Paul: Oh yes of course. Basically legal academia right now is France in 1780, and my lord doesn't care to hear about the supposed troubles of the peasantry.

That's a (slight) rhetorical exaggeration, but the level of denial remains extremely high, although economic reality is slowly beginning to erode the walls of incomprehension

Megan: How so?

Paul: Well, political pressure is finally forcing schools to disgorge something resembling halfway accurate employment and salary data, and this is having a striking effect on applications, which have fallen 25% over the last two years.

Despite the economy, so it's very counter-cyclical

Megan: Yes, that was always the backup plan for desperate English majors. So what were they doing before, to juke the stats, as they say on The Wire?

Paul: Schools would count every kind of employment, from getting a job with a top firm to working ten hours a week at Starbucks, in their reported employment rate. But they didn't disclose this -- they simply reported extremely high "employment" percentages, with the implication being that all or almost all these people were getting real legal jobs. Worse yet, they would report "average" salaries for graduates without disclosing that reported salaries were often from a very small and unrepresentative percentage of graduates (those who got good legal jobs and consequently reported their salaries).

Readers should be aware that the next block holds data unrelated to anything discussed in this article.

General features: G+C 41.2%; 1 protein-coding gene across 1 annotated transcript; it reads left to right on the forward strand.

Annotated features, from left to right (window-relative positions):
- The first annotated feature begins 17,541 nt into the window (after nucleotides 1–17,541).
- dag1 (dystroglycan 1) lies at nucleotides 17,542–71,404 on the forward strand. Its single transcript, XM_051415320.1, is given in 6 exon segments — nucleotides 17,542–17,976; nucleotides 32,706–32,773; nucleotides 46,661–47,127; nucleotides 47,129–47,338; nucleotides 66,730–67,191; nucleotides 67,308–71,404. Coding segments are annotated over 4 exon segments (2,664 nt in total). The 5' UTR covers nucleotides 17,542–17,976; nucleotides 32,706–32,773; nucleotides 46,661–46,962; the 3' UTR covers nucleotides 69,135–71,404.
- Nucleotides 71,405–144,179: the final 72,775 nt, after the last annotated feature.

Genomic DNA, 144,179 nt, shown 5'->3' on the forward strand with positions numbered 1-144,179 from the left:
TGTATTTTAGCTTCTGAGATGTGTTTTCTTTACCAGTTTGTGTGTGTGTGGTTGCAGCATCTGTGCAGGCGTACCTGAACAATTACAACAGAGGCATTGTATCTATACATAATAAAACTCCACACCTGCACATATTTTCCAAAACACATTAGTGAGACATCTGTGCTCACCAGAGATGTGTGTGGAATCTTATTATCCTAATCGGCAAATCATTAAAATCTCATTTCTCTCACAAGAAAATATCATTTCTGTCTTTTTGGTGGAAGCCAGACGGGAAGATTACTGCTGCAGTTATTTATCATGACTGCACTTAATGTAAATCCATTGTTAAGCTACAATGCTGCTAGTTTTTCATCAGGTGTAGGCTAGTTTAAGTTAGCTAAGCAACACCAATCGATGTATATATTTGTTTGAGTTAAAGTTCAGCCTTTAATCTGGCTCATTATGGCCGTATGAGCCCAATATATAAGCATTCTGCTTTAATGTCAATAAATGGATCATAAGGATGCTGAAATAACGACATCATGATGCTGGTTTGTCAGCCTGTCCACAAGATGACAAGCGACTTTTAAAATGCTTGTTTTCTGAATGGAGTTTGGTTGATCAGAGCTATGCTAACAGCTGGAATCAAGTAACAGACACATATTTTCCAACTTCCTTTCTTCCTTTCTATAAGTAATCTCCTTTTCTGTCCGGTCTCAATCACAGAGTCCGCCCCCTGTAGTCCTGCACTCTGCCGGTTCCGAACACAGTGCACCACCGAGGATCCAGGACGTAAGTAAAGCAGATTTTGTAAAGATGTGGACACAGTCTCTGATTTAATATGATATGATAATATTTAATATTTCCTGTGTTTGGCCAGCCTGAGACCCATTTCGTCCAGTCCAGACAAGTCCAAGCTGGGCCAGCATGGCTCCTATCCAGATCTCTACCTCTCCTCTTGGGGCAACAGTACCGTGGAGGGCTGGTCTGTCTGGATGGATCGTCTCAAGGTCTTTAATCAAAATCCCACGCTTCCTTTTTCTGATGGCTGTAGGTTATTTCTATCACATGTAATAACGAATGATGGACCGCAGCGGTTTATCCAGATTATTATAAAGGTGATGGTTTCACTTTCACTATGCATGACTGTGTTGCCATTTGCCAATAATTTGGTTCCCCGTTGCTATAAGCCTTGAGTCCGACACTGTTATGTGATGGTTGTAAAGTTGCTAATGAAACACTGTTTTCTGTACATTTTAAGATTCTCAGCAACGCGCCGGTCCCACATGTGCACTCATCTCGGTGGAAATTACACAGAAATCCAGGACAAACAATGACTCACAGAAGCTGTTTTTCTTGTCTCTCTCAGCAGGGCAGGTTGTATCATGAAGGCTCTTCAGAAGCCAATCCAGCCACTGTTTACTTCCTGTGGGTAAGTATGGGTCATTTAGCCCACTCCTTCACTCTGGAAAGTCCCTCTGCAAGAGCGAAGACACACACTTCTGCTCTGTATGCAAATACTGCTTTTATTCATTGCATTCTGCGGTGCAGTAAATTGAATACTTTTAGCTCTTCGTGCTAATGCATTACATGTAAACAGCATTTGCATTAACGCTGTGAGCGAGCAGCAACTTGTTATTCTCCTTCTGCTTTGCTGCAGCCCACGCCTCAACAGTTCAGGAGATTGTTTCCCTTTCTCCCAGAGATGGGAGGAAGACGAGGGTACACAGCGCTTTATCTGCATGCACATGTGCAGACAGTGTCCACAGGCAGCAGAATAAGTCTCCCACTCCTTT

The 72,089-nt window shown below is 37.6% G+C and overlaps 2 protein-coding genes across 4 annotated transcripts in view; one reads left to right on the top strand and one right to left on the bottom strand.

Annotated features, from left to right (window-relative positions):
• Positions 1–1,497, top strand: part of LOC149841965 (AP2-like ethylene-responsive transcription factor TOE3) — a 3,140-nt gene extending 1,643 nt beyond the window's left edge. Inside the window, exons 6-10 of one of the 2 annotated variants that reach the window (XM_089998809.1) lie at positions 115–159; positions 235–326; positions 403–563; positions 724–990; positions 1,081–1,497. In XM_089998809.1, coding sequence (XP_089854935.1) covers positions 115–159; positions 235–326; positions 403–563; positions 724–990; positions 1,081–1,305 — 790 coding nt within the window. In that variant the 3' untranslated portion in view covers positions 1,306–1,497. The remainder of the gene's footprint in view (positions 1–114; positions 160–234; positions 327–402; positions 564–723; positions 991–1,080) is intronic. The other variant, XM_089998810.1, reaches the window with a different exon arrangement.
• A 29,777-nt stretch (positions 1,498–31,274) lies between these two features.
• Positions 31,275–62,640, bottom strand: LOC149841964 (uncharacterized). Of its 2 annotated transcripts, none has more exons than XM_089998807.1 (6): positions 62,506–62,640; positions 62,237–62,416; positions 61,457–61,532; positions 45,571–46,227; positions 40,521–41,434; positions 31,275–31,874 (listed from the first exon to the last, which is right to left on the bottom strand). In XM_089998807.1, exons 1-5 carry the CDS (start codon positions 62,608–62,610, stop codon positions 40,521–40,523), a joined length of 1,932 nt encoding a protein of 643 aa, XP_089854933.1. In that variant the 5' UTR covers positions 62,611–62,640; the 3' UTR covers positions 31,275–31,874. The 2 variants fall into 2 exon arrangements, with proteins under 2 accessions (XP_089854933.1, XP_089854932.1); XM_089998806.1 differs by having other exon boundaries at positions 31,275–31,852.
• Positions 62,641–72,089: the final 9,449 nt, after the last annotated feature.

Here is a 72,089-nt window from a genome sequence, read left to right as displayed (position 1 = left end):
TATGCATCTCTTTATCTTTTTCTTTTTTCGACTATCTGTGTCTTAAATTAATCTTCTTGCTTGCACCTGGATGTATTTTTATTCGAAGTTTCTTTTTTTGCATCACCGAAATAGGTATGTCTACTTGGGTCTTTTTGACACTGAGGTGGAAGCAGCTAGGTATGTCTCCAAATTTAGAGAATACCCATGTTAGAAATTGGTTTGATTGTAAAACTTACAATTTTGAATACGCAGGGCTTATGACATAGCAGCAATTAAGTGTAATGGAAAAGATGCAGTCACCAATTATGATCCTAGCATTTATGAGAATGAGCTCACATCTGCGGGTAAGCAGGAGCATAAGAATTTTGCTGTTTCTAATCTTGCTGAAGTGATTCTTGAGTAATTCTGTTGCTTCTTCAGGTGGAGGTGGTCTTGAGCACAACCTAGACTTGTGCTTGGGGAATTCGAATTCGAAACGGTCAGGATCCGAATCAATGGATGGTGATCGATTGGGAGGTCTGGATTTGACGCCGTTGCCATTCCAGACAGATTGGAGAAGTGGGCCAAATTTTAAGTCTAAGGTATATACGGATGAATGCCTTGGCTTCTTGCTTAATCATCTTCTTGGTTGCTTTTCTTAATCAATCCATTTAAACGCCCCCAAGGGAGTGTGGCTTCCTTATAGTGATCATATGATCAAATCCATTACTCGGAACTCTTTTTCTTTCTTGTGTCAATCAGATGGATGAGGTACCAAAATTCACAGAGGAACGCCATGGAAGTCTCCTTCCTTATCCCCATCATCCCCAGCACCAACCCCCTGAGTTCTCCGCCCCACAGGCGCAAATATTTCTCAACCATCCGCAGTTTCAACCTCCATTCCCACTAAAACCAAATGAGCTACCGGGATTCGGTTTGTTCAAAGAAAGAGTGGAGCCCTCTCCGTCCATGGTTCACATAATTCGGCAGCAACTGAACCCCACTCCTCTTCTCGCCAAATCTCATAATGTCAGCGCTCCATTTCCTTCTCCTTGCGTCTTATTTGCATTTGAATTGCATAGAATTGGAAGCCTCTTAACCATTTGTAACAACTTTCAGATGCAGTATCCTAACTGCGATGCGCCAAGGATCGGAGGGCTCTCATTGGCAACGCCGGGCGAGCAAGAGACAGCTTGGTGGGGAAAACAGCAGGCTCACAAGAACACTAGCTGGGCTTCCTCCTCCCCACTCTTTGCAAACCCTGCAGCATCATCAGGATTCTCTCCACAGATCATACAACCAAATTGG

Now that we have real data, I estimate that the median salary of ABA law school graduates a year after graduation is around $45,000, and this may be if anything optimistic. And median educational debt is around $150,000 and climbing rapidly.

So what used to be (as you say) a risk averse choice for people who decided to give up on writing the great American novel has turned into an extremely risky and indeed often flat out reckless gamble, wihch still retains the appearance of a sensible and prudent thing to do in the eyes of clueless baby boomer parents etc.